• model student assessment tasks after the real world work in that field, for example using text types like a risk assessments done by an insurance company, annual reports for global corporations, news reports by journalists, scientific journals, etc
  • thinking about the way you learn about this topic, for example when learning how to use your a new device in the home, you may watch a video tutorial online, rather than reading the instruction manual
  • reflect the way we learn about new content outside of school, so even if your students can’t create the actual product that a real world professional would, identify how the average person might out about this content, for example, although you might not read the original source material from a scientific journal, you might find out about nuclear waste storage in the US through a John Oliver clip on YouTube, or the use of 3D printed body part replacements through a video on Facebook.

Step 3: Authentic Audience

Ask Yourself: Who cares about this work?

At this point in your curriculum development, you will have thought of a curriculum focused, relevant to students, real-world task for your students to create. The next step in the path to transformation is to identify who is the audience for this work? Aside from the immediate class (and family) community, who else in the world would be interested in this work? Often times, when we are trying to help our students have an authentic audience, we think we can simply publish to the web (YouTube, a blog post, a Twitter feed, an Instagram account) and that automatically creates an authentic audience. But, the reality is, most of the work shared by students – unless there is a clearly identified and defined audience is rarely seen beyond their classmates, teacher and families.

Instead of just “putting their work online” can we, as teachers, help identify and find a real authentic audience who will actually be interested in the content that students are sharing. This could be a local audience within the school community, the town or the country, or it could be more global. Either way, an “audience” is not as simple as just putting the work online. It’s also important to note an authentic audience is not simply a “showcase” of student work – either in person (as is often done at the end of units), or online. The goal is to find actual people who are interested in the work that students are doing who have an authentic interest in exploring their creations.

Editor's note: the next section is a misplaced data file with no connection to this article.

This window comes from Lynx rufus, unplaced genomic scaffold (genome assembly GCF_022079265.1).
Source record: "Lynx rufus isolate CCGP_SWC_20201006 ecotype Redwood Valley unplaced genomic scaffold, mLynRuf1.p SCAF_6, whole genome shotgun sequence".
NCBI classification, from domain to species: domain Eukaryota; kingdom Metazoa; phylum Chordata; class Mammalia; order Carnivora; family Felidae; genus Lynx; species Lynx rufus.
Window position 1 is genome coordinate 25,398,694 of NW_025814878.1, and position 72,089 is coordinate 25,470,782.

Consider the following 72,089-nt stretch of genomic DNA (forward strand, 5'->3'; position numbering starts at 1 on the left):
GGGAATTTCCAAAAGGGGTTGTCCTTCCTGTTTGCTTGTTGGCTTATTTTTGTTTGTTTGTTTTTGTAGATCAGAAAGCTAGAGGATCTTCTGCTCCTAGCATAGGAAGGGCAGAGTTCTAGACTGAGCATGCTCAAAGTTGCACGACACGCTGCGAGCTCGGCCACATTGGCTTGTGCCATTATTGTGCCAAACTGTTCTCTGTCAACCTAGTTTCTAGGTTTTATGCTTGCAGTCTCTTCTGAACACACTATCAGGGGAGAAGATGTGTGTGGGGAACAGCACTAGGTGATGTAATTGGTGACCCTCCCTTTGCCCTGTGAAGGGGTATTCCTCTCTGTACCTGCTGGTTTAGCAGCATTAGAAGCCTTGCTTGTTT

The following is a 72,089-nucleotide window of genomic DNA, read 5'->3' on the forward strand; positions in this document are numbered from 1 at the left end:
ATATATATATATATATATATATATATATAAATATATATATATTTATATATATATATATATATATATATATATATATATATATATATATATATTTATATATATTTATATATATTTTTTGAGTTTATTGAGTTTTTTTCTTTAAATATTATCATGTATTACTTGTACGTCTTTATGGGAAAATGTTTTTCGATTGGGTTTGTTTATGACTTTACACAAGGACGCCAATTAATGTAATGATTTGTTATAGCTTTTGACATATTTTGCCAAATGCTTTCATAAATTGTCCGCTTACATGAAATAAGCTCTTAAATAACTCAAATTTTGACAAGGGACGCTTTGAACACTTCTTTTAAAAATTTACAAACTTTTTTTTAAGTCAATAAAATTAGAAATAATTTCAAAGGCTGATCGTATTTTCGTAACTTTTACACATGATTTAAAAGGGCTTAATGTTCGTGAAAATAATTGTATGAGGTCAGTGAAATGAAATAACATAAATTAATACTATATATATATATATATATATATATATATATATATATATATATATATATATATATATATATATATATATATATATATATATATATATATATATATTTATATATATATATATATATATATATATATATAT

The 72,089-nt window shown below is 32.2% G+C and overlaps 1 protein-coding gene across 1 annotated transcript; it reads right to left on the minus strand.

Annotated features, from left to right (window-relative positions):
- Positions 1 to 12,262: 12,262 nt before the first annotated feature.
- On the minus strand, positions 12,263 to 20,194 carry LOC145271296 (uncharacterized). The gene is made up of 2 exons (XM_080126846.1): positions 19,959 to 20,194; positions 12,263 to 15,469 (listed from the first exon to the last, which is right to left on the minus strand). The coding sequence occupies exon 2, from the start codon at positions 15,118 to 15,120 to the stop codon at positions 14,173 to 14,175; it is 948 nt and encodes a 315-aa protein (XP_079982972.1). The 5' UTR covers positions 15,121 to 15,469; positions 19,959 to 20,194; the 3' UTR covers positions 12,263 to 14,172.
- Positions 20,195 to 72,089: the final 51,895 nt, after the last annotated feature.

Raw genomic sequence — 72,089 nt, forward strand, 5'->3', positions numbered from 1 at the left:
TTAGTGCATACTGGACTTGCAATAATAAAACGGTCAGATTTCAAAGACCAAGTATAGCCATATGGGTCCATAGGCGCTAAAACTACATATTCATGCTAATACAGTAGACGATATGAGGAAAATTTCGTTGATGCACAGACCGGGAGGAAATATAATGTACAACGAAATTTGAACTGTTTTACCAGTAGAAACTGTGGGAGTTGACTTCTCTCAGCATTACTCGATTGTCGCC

Some strategies could be:

  • sharing student learning in an already existing space that others use to make informed decisions: book reviews on Amazon or GoodReads, recipes on recipies.com, or updates to a wikipedia page.
  • sharing student perspectives in an established forum, like submitting podcasts to NPR “Perspectives” or “Student Voices“, or written opinions to a “letter to the Editor” on an appropriate publication.
  • finding another class that studies the same content and developing a collaborative project with purposeful interactions so that students get feedback on their work both throughout the project and as a final evaluation.
  • contributing creations to a global community like Sketchup files to the 3D warehouse, writing to the many fan fiction forums, or IKEA hacks to the IKEA hackers site.
  • using tools with built in community to promote student voices, like Medium for writing, Soundcloud for audio, Flickr for photos.
  • creating a book for the iBookstore, podcasts for iTunes, or an app for the App Store or Google Play.
  • and of course, the ultimate, help students develop an audience for their thinking by developing their own personal learning network in whatever space resonates with them.

What’s Next: Making It Work

Once you have this awesome idea you want to implement in your classroom, it might seem overwhelming to bring so many different elements together: from the exciting new product you’d like students to create, to teaching and exploring the content in different ways, to the technology tools you feel like you have to master…

But don’t worry, this is going to be the subject of my next post! Structuring learning to scaffold students for success in a technology rich classroom is another favorite topic I love talking (or in this case, writing) about! Keep your eyes peeled for another post soon!

Learn More: Microcrential Cohorts Starting Soon!

If any (or all of this) sounds interesting to you, please check out our new Eduro Learning microcredentials that launch on September 28th. We have something for every teacher (check out why Microcredentials are so great here):

The Coach: if you’re facilitating or leading conversations like these with teachers, learn how to take the conversation deeper, tackle difficult conversations (like when teachers don’t know what the student learning goals are), and how to lead the development of a vision of technology for learning which prioritizes transformational learning.

The Connected Teacher: if you’re a classroom teacher that wants to connect your classroom to the world, to build in that authentic audience on a regular basis, learn how to build your personal learning network, how to structure global projects, and how to help your students build the digital literacy skills they need to be successful when the world is their audience!

The 1:1 Teacher: if you’re in a 1:1 school and you want to take advantage of all the tech your school has to offer – but still keep the focus on the learning, the content and the curriculum, learn how to design technology-rich units that truly prioritize student learning, while still highlighting new and innovative uses for all of your devices!